Swedish Family Policy, Fertility and Female Wages
AbstractRecent demographic literature shows in Swedish micro-level data a positive effect of female wage income or female education on fertility. The literature explains this finding with Swedish family policies of high subsidies for bought-in child care and generous parental leave benefits that are calculated on the basis of a woman's prior wage income. Both policies would cause the substitution effect from an increase in female wages on fertility to be dominated by its income effect. This paper shows within an economic model that there are offsetting effects from Swedish family policy that cause the reduction in the magnitude of the substitution effect of female wages to be most likely rather small.
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Bibliographic InfoPaper provided by Department of Economics, Loughborough University in its series Discussion Paper Series with number 2006_7.
Date of creation: Mar 2006
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More information through EDIRC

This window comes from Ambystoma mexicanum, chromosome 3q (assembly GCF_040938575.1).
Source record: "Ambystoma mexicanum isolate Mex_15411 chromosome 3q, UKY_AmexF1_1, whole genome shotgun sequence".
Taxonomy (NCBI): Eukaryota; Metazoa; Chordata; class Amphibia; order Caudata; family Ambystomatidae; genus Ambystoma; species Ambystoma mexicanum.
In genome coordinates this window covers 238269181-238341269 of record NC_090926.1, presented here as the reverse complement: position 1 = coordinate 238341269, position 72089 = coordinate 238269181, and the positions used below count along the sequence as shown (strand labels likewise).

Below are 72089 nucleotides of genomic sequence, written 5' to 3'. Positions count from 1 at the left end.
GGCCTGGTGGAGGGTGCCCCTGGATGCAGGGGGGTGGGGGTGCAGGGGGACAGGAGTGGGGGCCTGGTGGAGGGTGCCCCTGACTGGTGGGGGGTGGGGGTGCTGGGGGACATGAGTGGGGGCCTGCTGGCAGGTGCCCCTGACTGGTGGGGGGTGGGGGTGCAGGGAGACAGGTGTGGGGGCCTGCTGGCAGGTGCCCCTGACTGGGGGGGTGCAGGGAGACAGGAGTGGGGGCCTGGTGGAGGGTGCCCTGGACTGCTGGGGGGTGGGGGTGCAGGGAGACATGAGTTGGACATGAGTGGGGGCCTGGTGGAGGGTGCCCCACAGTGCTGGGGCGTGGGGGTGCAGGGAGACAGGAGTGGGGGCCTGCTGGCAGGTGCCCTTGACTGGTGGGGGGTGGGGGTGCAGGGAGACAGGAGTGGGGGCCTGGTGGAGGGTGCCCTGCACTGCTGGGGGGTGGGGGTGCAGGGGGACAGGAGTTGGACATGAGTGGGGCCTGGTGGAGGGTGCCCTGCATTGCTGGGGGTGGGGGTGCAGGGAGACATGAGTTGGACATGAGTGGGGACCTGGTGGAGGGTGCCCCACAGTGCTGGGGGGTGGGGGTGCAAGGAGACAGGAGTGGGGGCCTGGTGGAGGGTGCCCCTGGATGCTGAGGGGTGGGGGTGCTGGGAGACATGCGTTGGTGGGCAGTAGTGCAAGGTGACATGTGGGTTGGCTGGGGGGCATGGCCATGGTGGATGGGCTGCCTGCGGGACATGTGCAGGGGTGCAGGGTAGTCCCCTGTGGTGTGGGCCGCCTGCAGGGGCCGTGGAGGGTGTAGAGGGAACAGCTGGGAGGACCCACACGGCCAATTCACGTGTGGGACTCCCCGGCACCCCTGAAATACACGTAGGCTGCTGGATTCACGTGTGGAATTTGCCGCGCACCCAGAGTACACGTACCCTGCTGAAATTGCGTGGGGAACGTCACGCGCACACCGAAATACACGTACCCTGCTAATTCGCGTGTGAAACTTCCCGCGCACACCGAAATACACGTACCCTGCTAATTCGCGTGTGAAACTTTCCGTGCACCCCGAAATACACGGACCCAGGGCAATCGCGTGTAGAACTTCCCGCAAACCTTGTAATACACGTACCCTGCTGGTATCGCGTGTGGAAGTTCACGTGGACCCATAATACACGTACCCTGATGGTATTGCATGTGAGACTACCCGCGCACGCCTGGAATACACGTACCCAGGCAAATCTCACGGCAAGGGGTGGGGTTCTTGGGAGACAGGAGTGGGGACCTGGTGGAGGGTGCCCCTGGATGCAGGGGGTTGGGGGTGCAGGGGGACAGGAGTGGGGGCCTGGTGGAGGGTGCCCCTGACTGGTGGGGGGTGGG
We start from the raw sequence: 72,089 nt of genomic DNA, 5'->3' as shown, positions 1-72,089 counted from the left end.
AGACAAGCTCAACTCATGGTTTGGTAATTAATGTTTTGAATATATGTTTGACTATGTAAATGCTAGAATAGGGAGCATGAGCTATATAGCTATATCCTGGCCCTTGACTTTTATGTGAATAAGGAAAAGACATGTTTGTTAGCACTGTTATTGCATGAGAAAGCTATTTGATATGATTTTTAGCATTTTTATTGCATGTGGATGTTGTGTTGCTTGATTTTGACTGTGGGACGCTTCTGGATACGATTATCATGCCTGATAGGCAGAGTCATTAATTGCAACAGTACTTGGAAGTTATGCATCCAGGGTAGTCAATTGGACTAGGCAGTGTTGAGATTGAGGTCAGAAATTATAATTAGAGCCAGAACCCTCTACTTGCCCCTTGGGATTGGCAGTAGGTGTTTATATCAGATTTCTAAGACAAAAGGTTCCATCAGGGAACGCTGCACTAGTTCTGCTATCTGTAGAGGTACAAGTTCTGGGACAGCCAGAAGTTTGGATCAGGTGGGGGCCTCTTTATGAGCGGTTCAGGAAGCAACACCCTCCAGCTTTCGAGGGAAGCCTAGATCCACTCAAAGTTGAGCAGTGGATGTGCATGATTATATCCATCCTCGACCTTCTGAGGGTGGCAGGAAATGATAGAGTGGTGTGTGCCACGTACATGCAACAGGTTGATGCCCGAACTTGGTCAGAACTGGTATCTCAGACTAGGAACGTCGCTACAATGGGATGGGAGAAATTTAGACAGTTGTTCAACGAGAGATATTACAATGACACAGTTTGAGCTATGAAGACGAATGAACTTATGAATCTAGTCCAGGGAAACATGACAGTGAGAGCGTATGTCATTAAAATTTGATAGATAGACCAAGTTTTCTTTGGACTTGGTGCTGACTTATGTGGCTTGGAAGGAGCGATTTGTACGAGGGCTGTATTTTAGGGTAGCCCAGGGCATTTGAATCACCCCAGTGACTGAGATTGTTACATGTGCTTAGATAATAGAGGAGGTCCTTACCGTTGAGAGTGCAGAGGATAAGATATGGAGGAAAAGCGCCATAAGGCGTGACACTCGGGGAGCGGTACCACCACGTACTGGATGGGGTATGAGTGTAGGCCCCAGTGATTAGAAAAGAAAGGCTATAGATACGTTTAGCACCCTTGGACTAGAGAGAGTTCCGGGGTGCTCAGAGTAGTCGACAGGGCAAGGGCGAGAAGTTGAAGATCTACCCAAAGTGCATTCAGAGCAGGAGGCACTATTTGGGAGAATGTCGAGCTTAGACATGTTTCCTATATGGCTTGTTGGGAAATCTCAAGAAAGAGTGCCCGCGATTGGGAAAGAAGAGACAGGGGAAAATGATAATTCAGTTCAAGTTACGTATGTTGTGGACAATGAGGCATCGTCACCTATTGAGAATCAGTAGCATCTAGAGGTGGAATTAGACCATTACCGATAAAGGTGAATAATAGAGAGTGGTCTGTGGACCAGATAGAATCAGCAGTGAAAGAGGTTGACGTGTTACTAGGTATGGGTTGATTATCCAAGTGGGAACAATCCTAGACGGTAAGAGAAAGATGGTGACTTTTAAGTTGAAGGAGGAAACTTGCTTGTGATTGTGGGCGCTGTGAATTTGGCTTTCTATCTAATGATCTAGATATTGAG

Fertility; family policy; gender equality.;
Find related papers by JEL classification:
- H31 - Public Economics - - Fiscal Policies and Behavior of Economic Agents - - - Household
- H53 - Public Economics - - National Government Expenditures and Related Policies - - - Government Expenditures and Welfare Programs
- J13 - Labor and Demographic Economics - - Demographic Economics - - - Fertility; Family Planning; Child Care; Children; Youth
- J18 - Labor and Demographic Economics - - Demographic Economics - - - Public Policy
This paper has been announced in the following NEP Reports:
- NEP-ALL-2006-04-08 (All new papers)
- NEP-LAB-2006-04-08 (Labour Economics)
- NEP-LTV-2006-04-08 (Unemployment, Inequality & Poverty)
- NEP-PBE-2006-04-08 (Public Economics)
Please report citation or reference errors to , or , if you are the registered author of the cited work, log in to your RePEc Author Service profile, click on "citations" and make appropriate adjustments.:
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